Abstract:
We consider force-induced unzipping transition for a heterogeneous DNA model with a long-range correlated base-sequence. It is shown that as compared to the uncorrelated situation, long-range correlations smear the unzipping phase-transition, change its universality class and lead to non-self-averaging: the averaged behavior strongly differs from the typical ones. Several basic scenarios for this typical behavior are revealed and explained. The results can be relevant for explaining the biological purpose of long-range correlations in DNA.

Abstract:
The complementary strands of DNA molecules can be separated when stretched apart by a force; the unzipping signal is correlated to the base content of the sequence but is affected by thermal and instrumental noise. We consider here the ideal case where opening events are known to a very good time resolution (very large bandwidth), and study how the sequence can be reconstructed from the unzipping data. Our approach relies on the use of statistical Bayesian inference and of Viterbi decoding algorithm. Performances are studied numerically on Monte Carlo generated data, and analytically. We show how multiple unzippings of the same molecule may be exploited to improve the quality of the prediction, and calculate analytically the number of required unzippings as a function of the bandwidth, the sequence content, the elasticity parameters of the unzipped strands.

Abstract:
We consider force-induced unzipping transition for a heterogeneous DNA model with a correlated base-sequence. Both finite-range and long-range correlated situations are considered. It is shown that finite-range correlations increase stability of DNA with respect to the external unzipping force. Due to long-range correlations the number of unzipped base-pairs displays two widely different scenarios depending on the details of the base-sequence: either there is no unzipping phase-transition at all, or the transition is realized via a sequence of jumps with magnitude comparable to the size of the system. Both scenarios are different from the behavior of the average number of unzipped base-pairs (non-self-averaging). The results can be relevant for explaining the biological purpose of correlated structures in DNA.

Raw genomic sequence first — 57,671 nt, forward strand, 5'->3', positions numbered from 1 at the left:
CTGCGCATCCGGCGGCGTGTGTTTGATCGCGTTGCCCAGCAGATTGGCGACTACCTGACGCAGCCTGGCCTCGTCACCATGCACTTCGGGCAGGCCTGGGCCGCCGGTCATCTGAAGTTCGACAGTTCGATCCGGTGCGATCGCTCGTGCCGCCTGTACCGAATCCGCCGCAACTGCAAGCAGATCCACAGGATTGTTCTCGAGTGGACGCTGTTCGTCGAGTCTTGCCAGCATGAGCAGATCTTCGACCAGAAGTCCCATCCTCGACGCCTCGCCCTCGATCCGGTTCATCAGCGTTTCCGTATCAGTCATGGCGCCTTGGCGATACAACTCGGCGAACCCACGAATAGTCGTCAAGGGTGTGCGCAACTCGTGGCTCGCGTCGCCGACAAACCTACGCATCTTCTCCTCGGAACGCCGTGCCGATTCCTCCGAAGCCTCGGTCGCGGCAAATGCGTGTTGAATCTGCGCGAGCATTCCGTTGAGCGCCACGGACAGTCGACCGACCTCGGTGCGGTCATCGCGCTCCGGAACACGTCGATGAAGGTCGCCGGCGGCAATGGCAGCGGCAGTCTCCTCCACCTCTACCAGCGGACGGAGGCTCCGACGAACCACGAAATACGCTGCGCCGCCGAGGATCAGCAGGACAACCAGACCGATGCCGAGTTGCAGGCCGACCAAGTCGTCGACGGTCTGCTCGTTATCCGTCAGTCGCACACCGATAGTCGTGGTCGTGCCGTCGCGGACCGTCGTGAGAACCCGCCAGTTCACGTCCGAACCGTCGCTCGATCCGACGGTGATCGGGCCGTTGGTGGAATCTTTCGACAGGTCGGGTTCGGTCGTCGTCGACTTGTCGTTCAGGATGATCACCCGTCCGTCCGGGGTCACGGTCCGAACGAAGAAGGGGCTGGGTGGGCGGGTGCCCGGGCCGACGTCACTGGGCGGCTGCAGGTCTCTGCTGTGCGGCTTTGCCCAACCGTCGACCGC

Abstract:
A theory of the unzipping of double-stranded (ds) DNA is presented, and is compared to recent micromanipulation experiments. It is shown that the interactions which stabilize the double helix and the elastic rigidity of single strands (ss) simply determine the sequence dependent =12 pN force threshold for DNA strand separation. Using a semi-microscopic model of the binding between nucleotide strands, we show that the greater rigidity of the strands when formed into dsDNA, relative to that of isolated strands, gives rise to a potential barrier to unzipping. The effects of this barrier are derived analytically. The force to keep the extremities of the molecule at a fixed distance, the kinetic rates for strand unpairing at fixed applied force, and the rupture force as a function of loading rate are calculated. The dependence of the kinetics and of the rupture force on molecule length is also analyzed.

Abstract:
The opening of the Y-fork - the first step of DNA replication - is shown to be a critical phenomenon under an external force at one of its ends. From the results of an equivalent delocalization in a non-hermitian quantum-mechanics problem we show the different scaling behavior of unzipping and melting. The resultant long-range critical features within the unzipped part of Y might play a role in the highly correlated biochemical functions during replication.